Until the law was reformed by the Contract (Third Party Rights) (Scotland) Act 2017, the law relating to contractual third party rights, in Scotland, was perceived to be problematic. There were thought to be three main problems: Firstly, such a right could be created in respect of a non-person, which seemed incongruous with the contemporary understanding of what a legal 'right' is. Secondly, such rights were thought to be irrevocable, notwithstanding the general principle of contract law that...
In an earlier article, I had argued that Common lawyers and bioethicists may find the Romanistic notion of the actio iniuriarum, and the conception of ‘dignity’ which is central to this legal mechanism, instructive in complex medico-legal cases. Professor Foster wrote a critical response to that piece, however – in recognition of Foster’s own claim that ‘to give an account of rights and respect, one necessarily has to resort to the principles on which those ideas are based… one is likely to g...
Purpose Digital contact tracing technologies are critical to the fight against COVID-19 in many countries including the UK. However, a number of ethical, legal and socio-economic concerns that can affect uptake of the app have been raised. The purpose of this research is to explore the perceptions of the UK digital contact tracing app in the Black, Asian and Minority Ethnic (BAME) community in Leicester and how this can affect its deployment and implementation. Design/methodology/approach Dat...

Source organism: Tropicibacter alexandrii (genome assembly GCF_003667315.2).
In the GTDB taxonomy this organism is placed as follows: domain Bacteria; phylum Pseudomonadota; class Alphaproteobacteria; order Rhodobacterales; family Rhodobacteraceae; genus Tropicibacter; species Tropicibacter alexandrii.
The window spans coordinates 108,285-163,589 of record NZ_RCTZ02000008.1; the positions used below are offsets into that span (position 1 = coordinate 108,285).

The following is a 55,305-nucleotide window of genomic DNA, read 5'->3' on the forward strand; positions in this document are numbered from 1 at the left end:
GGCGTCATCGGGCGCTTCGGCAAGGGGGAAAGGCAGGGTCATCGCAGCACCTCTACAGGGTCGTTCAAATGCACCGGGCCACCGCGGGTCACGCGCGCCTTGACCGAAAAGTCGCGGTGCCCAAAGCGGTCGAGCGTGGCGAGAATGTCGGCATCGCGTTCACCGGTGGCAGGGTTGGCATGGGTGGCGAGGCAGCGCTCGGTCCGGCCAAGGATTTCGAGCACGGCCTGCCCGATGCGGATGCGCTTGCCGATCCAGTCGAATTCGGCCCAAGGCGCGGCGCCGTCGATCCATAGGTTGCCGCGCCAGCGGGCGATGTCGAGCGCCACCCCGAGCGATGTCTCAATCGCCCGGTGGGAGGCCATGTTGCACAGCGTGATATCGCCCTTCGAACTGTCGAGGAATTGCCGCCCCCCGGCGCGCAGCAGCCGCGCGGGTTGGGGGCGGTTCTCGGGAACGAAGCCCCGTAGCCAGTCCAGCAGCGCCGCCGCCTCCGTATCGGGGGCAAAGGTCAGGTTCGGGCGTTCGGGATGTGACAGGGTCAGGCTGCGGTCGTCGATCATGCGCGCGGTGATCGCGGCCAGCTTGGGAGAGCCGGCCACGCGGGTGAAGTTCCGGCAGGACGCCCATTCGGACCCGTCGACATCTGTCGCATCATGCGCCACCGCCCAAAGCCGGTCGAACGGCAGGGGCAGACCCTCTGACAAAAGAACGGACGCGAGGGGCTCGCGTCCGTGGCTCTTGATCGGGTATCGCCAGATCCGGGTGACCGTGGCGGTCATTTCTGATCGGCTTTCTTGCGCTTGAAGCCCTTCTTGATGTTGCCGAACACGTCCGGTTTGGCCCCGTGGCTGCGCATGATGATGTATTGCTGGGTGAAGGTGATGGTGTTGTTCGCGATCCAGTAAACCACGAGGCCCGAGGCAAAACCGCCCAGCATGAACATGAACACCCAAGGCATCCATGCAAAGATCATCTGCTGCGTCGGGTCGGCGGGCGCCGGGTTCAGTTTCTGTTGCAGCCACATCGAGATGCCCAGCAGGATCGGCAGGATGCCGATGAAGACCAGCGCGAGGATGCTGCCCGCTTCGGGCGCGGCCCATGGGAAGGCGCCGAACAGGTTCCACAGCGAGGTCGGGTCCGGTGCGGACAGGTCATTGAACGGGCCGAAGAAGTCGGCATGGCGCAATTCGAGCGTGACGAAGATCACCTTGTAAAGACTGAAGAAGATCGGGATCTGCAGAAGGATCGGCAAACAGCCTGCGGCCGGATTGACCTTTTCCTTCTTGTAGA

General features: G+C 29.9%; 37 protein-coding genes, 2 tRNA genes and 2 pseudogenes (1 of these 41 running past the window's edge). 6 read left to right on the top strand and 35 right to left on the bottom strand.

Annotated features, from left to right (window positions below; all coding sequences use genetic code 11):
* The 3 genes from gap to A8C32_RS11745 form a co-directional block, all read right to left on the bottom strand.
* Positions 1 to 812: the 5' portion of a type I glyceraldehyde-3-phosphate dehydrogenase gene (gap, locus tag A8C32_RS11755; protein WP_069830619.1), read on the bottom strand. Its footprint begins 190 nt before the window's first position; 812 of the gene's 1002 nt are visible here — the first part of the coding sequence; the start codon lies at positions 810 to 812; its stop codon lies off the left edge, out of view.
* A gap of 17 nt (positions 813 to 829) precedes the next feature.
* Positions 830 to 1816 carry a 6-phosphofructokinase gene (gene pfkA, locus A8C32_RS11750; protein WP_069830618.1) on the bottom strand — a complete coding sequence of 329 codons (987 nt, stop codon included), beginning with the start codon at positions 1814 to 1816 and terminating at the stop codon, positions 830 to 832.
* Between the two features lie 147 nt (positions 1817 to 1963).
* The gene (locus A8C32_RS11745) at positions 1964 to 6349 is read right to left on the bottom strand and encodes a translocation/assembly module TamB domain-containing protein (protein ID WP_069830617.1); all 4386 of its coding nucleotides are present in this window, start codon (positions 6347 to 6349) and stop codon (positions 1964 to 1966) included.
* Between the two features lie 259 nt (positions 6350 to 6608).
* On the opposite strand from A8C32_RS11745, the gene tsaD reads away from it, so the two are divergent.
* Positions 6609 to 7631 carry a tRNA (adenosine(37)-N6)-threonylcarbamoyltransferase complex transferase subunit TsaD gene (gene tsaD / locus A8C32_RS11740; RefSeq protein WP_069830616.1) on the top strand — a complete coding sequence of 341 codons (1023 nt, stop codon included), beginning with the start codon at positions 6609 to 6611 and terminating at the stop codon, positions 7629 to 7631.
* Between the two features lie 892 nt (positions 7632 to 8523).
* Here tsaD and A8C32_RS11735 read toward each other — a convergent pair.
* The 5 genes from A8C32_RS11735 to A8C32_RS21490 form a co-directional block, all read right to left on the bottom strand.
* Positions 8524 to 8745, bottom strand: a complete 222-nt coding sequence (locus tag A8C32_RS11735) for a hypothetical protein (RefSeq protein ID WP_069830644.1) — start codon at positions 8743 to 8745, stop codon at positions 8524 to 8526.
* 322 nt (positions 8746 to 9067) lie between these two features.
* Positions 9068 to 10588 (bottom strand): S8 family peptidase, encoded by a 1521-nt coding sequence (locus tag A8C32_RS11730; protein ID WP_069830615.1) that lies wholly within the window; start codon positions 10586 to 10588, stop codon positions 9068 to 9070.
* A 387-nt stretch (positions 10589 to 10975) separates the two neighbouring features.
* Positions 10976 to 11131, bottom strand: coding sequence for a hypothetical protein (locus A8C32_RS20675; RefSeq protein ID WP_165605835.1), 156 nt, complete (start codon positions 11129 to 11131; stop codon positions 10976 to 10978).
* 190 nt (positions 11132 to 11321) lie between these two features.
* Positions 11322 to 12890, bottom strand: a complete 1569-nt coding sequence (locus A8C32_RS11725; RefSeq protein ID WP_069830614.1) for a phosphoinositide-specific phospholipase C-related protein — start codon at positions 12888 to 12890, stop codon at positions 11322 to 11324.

In late October 2020, Ms. Janette Ritson – a cancer patient at the NHS Golden Jubilee National Hospital, Clydebank – underwent a twelve-hour procedure which saw her left tibia subjected to radiation treatment. This occurrence may not appear at first sight to be out of the ordinary, given that radiation treatment is a common form of therapy for cancer patients, but Ms. Ritson’s case was in fact somewhat unusual. While she remained based at the NHS Golden Jubilee, the problematic shin-bone was ...
In the judgment of Glawischnig-Piesczek v Facebook (C-18/18), the ECJ deviates from the existing judicial approach and deploys a widerinterpretation of the scope of a duty of care; imposing a set of broader obligations to host ISPs. It isthis widerscope for a duty of care which might come in conflict with a cluster of EU provisions and EU case law. In this light, this article critically examines the problematic aspects of this decision and its implications for the business welfare of host ISP...
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